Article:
VOLUME 50 | NUMBER 1 | FEBRUARY 2015
Surge Capacity: Analysis of Census Fluctuations to Estimate the Number of Intensive Care Unit Beds Needed
Keywords: Critical care;bed occupancy;resource allocation
Objective: To compare methods of characterizing intensive care unit (ICU) bed use and estimate the number of beds needed.
Study Setting: Three geographic regions in the Canadian province of Manitoba.
Study Design: Retrospective analysis of population-based data from April 1, 2000, to March 31, 2007.
Methods: We compared three methods to estimate ICU bed requirements. Method 1 analyzed yearly patient-days. Methods 2 and 3 analyzed day-to-day fluctuations in patient census; these differed by whether each hospital needed to independently fulfill its own demand or this resource was shared across hospitals.
Principal Findings: Three main findings were as follows: (1) estimates based on yearly average usage generally underestimated the number of beds needed compared to analysis of fluctuations in census, especially in the smaller regions where underestimation ranged 25–58 percent; (2) 4–29 percent fewer beds were needed if it was acceptable for demand to exceed supply 18 days/year, versus 4 days/year; and (3) 13–36 percent fewer beds were needed if hospitals within a region could effectively share ICU beds.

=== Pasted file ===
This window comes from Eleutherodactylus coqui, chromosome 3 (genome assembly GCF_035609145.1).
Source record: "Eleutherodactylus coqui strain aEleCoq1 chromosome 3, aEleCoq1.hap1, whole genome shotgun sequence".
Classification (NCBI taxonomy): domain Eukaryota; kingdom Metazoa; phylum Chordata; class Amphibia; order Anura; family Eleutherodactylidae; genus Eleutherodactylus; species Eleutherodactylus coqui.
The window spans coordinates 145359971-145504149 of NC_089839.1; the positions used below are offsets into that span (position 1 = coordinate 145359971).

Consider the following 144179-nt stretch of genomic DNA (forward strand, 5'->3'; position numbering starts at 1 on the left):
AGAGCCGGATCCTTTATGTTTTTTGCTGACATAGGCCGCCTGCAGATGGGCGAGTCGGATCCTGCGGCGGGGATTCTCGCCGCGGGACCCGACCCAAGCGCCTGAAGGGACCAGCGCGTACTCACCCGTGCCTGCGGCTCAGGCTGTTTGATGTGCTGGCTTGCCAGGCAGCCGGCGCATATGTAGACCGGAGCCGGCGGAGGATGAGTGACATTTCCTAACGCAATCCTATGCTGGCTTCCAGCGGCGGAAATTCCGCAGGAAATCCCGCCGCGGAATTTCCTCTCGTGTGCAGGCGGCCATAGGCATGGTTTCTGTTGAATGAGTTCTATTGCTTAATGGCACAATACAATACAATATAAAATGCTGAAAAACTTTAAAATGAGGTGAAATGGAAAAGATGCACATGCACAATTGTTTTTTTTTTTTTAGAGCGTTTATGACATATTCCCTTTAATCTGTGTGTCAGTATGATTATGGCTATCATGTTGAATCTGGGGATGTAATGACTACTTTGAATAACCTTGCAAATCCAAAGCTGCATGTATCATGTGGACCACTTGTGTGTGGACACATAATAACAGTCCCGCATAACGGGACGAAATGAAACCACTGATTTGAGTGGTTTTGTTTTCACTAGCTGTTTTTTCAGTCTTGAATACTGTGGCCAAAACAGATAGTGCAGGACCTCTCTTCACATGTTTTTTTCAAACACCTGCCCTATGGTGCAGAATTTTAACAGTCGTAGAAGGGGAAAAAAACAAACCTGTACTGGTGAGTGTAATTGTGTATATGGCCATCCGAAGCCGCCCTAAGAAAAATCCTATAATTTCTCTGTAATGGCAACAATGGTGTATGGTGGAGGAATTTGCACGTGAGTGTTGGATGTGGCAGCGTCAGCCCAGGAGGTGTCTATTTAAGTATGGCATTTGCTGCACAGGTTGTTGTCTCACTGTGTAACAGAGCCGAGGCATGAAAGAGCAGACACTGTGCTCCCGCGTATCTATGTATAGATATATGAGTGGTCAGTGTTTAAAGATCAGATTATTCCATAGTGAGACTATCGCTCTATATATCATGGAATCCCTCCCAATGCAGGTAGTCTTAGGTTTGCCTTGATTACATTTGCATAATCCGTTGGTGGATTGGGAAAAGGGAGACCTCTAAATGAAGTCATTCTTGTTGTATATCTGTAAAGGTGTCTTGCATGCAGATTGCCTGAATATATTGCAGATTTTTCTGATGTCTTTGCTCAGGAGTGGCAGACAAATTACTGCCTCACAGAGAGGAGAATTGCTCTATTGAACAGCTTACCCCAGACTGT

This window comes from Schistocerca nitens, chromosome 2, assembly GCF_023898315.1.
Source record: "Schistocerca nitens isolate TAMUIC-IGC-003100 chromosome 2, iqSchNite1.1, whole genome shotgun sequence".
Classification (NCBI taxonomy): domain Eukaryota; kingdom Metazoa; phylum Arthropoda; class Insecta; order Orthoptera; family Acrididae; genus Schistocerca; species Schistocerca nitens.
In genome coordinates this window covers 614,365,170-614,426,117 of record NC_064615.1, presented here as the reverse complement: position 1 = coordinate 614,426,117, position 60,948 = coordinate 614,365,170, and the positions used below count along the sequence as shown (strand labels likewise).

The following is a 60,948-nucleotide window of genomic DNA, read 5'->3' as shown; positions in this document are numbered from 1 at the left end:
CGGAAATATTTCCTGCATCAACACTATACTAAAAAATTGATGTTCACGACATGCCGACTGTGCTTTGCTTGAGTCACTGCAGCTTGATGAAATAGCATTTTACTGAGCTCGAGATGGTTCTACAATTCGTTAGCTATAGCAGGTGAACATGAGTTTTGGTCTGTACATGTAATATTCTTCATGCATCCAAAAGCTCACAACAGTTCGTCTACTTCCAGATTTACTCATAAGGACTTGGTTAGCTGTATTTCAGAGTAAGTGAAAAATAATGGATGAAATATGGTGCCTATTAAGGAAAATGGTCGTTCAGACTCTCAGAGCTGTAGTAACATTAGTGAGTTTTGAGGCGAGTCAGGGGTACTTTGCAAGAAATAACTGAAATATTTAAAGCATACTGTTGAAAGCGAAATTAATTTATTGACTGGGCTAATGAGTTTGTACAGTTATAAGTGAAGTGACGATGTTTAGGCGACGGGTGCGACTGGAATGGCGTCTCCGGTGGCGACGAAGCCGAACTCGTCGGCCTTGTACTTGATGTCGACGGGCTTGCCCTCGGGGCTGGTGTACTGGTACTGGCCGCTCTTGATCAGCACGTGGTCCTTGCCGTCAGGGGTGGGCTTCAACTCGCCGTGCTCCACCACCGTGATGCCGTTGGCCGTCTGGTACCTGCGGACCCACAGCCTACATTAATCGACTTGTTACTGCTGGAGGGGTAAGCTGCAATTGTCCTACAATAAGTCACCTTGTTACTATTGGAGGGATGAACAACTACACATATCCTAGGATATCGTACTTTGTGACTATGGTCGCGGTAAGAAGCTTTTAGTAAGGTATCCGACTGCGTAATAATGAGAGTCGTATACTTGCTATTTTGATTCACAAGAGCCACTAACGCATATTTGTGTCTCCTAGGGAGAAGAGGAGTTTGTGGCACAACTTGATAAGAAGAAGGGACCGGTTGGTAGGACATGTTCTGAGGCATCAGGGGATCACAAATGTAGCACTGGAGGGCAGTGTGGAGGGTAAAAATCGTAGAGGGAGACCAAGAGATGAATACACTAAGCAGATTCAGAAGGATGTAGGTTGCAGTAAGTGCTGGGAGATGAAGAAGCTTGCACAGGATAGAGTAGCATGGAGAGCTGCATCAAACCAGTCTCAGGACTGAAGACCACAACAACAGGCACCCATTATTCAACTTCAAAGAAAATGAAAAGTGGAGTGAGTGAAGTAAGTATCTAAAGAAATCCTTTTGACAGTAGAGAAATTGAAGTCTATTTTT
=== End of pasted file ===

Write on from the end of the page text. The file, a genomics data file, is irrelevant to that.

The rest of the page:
Conclusions: Compared to using yearly averages, analyzing day-to-day fluctuations in patient census gives a more accurate picture of ICU bed use. Failing to provide adequate “surge capacity” can lead to demand that frequently and severely exceeds supply.
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